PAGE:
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  1. #1
    Senior Member Survive & Stay Free's Avatar
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    Default Reporting on the US in the UK

    http://www.channel4.com/news/us-guns

    I found this page of stories on the Channel 4 news website after watching a broadcast in which they first reported on some adolescent girl who was killed in a shooting when she and her friends took shelter from the rain some place and was mistaken for rival gang members by a gang member with a gun, they said they would be running a series of special reports entitled Guns In America.

    Its not just the topics of guns per se that I'm interested in discussing here but why events or politics in the US get so much coverage in the UK and whether they get as much coverage in other parts of the world? Is it because the US is a cultural hegemon? Or is it just because the US is another major english speaking world centre?

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    I think people in the US don't realize that much of the rest of the world has a 50-50 split on host-country/US news, and subsequently gets as invested in these events, as they do their own stories (or at least nearly).

    In every country I lived, you'd think US was next door, and the actual neighbouring continent, was on another hemisphere.

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    IRL is not real Cimarron's Avatar
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    Quote Originally Posted by Il Morto Che Parla View Post
    I think people in the US don't realize that much of the rest of the world has a 50-50 split on host-country/US news...
    That is certainly odd. Diplomatic and military topics would make sense, but domestic issues...that's surprising.
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    Sounds very likely to be due to cultural hegemony. I rarely watch television and get my news from the Internet but from what I do see it revolves around Hollywood, celebrity news or incidents like the Sandy Hook shooting. As for other countries that's difficult to determine as my holidays in various European locales have all had access to BBC, CNN and Sky news which in turn have their fair share of reporting about the US and through that get the exposure. As for the native channels that depends whether they look to the USA as a cultural hegemony or not. I can imagine France not doing so as from what I understand it considers itself a cultural superpower but Germany and Italy would probably have bigger exposure to the US markets.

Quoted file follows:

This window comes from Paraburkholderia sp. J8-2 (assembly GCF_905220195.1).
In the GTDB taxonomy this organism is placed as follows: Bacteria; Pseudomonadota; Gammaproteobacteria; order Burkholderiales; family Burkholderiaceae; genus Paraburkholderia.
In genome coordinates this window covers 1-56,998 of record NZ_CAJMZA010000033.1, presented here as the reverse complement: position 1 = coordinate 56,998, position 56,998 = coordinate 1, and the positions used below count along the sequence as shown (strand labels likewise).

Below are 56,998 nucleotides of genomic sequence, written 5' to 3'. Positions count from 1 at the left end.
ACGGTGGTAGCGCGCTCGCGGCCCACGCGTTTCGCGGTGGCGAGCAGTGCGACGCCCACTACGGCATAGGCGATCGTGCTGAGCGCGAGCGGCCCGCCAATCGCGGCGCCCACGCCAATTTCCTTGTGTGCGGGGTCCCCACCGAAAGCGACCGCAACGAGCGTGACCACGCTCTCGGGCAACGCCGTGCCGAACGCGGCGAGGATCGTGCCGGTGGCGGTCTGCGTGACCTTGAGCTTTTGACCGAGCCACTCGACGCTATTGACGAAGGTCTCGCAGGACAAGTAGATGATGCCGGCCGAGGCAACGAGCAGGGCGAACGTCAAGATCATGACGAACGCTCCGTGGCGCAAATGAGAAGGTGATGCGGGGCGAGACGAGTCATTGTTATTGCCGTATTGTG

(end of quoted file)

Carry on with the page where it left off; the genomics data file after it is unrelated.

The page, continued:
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    Senior Member Survive & Stay Free's Avatar
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    Quote Originally Posted by Standuble View Post
    Sounds very likely to be due to cultural hegemony. I rarely watch television and get my news from the Internet but from what I do see it revolves around Hollywood, celebrity news or incidents like the Sandy Hook shooting. As for other countries that's difficult to determine as my holidays in various European locales have all had access to BBC, CNN and Sky news which in turn have their fair share of reporting about the US and through that get the exposure. As for the native channels that depends whether they look to the USA as a cultural hegemony or not. I can imagine France not doing so as from what I understand it considers itself a cultural superpower but Germany and Italy would probably have bigger exposure to the US markets.
    I'm inclined to think it has something to do with hegemony, there's nothing like the same reportage on France, Germany, Italy, all of which are some how lumped together as "Europe" of which "Britain" is somehow "not a part" but has a "relationship" with, which is weird considering all the membership of the EU and being central to a lot of the key political and economic convergence since the common market.

    Even while reporting is higher than usual, for instance the negotiations surrounding the German's voting to increase, maintain or cut spending during the bail out battles between the EU and US as to who would be the real spending economy for the next couple of years to reverse recession pressures (the US caved eventually having to underwrite lending in their economy, I dont remember the details, even though it was comparatively recent) there's not a lot and its all reported as though it was an alien culture and community.

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    Senior Member UniqueMixture's Avatar
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    I think consumption of American media has made people interested in its social culture.
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    Quote Originally Posted by Lark View Post